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March 26, 2010 Friday

art
Regular Gallery Hours
3:00PM - 8:00PM
Price:  FREE
OBSCURA in all galleries.

Also On This Day:

film
Film Love: Andy Warhol #7 (Part 2)
8:00PM - - -
Price:  $5

from the FBI file on Andy Warhol and Lonesome Cowboys

Flux Projects, Emory University, and Frequent Small Meals present

Andy Warhol #7:
Lonesome Cowboys in Atlanta

a four-part series

PART 2: Nude Restaurant (1967, 100 minutes)
March 26, 2010

A Film Love event
curated by Andy Ditzler

NUDE RESTAURANT (1967)
Described by Warhol as both a "sexploitation" comedy and "an antiwar film," Nude Restaurant was made just prior to Lonesome Cowboys and features sparkling performances by two of the charismatic stars of that film. Amongst the G-string-wearing denizens of a New York restaurant, Viva holds forth with a monologue on her early sex experiences. Meanwhile, a young army deserter and antiwar activist is confronted with the Beat/hippie/Zen conversational antics of the irrepressible Taylor Mead. Nude Restaurant humorously portrays the sexual and cultural revolutions underway at a chaotic moment in America's history – and lays the groundwork for Lonesome Cowboys' deflowering of the Hollywood Western. Nude Restaurant previously screened in Atlanta in August 1968, at the Festival Cinema, 142 Spring Street.
16mm, color, sound, 100 minutes

ABOUT THE "LONESOME COWBOYS" SERIES

On Tuesday, August 5, 1969, Andy Warhol’s latest film – Lonesome Cowboys, a homoerotic satire on the Hollywood Western – was playing at the Ansley Mall Mini Cinema in Atlanta. Just before the film’s ending, Atlanta police stopped the screening, confiscated the print, and arrested the theater manager. In addition, they photographed most if not all of the seventy moviegoers as they exited the cinema, looking for "known homosexuals."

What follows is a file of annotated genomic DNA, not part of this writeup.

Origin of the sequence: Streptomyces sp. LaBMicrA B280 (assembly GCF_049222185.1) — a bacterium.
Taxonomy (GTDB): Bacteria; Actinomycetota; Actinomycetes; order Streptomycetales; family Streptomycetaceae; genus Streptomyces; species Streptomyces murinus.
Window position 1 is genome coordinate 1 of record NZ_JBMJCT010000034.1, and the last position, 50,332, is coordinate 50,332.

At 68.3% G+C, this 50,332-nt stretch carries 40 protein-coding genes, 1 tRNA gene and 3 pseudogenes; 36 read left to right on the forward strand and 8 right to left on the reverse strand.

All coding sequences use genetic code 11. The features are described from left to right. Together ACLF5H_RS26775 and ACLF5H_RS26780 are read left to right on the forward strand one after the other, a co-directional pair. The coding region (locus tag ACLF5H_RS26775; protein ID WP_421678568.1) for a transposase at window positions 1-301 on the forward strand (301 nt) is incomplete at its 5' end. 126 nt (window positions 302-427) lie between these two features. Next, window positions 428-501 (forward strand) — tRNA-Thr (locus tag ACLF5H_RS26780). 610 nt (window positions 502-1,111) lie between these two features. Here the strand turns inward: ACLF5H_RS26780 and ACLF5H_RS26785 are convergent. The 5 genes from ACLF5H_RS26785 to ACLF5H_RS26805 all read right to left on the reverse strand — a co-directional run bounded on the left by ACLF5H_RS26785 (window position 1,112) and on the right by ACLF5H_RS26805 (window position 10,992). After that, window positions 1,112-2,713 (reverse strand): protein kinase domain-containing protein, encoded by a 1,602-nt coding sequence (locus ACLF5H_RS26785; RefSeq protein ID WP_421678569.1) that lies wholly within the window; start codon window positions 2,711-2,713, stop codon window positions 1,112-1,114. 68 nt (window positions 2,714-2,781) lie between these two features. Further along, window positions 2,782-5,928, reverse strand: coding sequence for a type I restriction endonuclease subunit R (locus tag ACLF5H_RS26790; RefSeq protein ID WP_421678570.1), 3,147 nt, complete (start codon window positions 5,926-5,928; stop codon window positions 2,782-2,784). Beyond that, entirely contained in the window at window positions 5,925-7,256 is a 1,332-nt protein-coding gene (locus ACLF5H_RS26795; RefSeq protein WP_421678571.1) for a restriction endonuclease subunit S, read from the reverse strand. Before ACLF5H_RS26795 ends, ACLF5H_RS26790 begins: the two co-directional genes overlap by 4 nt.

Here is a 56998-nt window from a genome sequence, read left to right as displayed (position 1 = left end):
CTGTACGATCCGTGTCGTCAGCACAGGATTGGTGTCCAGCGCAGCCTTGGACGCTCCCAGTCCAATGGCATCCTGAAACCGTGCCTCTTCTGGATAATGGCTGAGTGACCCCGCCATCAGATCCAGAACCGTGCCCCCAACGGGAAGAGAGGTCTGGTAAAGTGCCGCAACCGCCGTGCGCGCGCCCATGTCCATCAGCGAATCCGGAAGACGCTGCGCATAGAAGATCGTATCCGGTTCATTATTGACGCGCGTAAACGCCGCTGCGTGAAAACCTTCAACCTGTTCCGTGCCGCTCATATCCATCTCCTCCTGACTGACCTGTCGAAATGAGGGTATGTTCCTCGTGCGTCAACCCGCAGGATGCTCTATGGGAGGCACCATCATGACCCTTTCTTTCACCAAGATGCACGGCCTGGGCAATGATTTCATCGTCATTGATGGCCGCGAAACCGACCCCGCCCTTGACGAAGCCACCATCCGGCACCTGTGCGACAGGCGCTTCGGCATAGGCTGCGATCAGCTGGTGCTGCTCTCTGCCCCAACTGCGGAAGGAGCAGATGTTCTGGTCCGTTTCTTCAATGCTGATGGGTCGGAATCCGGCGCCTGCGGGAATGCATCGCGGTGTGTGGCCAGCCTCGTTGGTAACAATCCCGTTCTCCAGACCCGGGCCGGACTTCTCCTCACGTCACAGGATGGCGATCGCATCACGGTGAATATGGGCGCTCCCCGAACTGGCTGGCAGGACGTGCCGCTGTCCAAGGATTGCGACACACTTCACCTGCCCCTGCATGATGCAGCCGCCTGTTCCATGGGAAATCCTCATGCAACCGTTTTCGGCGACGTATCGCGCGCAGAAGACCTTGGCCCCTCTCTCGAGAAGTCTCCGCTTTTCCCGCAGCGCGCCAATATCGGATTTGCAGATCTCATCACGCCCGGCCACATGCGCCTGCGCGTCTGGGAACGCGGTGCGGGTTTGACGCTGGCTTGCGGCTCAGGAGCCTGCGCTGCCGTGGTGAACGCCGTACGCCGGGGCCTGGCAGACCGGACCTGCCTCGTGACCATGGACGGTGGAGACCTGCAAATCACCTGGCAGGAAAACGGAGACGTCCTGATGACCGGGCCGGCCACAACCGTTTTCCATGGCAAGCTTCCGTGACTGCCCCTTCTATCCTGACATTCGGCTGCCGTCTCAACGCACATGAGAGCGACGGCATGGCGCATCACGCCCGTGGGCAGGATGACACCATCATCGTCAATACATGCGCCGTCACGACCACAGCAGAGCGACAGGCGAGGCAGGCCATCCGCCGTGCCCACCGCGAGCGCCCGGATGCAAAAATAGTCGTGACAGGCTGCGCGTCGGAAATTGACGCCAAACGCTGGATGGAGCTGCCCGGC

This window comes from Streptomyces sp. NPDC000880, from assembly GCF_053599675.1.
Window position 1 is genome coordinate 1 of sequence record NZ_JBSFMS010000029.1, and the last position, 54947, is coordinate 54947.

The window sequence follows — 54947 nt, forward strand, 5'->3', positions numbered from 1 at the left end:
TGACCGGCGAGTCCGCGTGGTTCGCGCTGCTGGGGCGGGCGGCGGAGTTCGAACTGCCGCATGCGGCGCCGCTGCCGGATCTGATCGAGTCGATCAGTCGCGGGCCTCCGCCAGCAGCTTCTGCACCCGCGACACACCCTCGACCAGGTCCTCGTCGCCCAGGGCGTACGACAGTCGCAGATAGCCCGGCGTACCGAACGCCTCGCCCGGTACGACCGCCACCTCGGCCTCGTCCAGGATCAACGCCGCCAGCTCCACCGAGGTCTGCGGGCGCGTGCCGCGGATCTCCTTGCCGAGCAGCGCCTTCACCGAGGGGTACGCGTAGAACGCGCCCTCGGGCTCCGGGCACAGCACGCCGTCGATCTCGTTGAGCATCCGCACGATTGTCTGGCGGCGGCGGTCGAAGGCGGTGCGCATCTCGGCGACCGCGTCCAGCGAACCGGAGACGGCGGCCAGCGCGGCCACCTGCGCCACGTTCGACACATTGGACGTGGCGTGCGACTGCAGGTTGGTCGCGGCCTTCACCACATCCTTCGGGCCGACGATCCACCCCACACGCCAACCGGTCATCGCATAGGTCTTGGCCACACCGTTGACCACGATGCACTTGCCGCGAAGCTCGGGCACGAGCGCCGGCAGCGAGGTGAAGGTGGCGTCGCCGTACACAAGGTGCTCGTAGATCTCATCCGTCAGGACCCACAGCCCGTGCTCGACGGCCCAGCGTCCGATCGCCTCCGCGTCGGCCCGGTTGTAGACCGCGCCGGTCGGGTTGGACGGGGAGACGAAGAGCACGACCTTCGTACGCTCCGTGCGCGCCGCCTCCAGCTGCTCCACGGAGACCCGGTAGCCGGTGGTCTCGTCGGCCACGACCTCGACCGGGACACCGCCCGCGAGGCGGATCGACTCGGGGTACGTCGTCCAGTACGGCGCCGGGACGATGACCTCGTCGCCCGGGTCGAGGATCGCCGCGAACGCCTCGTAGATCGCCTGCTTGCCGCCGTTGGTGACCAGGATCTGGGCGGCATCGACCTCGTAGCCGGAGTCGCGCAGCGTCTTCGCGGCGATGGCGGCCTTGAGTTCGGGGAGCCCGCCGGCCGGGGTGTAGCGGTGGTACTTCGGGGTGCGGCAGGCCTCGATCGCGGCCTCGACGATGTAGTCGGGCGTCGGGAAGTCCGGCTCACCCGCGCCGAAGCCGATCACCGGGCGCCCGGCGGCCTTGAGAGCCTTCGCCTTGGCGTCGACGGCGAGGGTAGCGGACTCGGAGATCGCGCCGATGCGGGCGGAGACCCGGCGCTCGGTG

Occurring just weeks after the New York City Stonewall riots launched the modern gay rights movement, the Lonesome Cowboys bust became a tipping point for local activism and led directly to the formation of the Georgia chapter of the Gay Liberation Front.

As a memorial to these events – and in our ongoing series on Warhol’s important but rarely seen 1960s films – Film Love presents a multi-part series on Lonesome Cowboys and its Atlanta connection. Included are a screening of Lonesome Cowboys in its entirety; a site-specific installation incorporating the film near the location of the old Ansley Mall Cinema; and accompanying screenings of two related Warhol films.

As with all early Warhol films, none of the films selected for this series exist on video in the United States.



Go to Part 3 of Lonesome Cowboys in Atlanta
(a screening of Lonesome Cowboys at Emory University)

Go to Part 4 of Lonesome Cowboys in Atlanta
(a site-specific installation of Lonesome Cowboys near the site of its 1969 Atlanta bust)

The site-specific installation of Lonesome Cowboys on April 3 is part of Memory Flash, presented by John Q.

This program is made possible by Flux Projects and is sponsored in part by grants from the Emory College Center for Creativity and the Arts and the Lloyd E. Russell Foundation. Additional support comes from Mixx Atlanta.





ANDY WARHOL #7: LONESOME COWBOYS IN ATLANTA is a Film Love event. The Film Love series provides access to rare but important films, and seeks to increase awareness of the rich history of experimental and avant-garde film. The series is curated and hosted by Andy Ditzler for Frequent Small Meals. Film Love was voted Best Film Series in Atlanta by the critics of Creative Loafing in 2006, and is featured in Atlanta Magazine’s Best of Atlanta 2009. Archives of the series may be found at www.filmlove.org.

www.frequentsmallmeals.com

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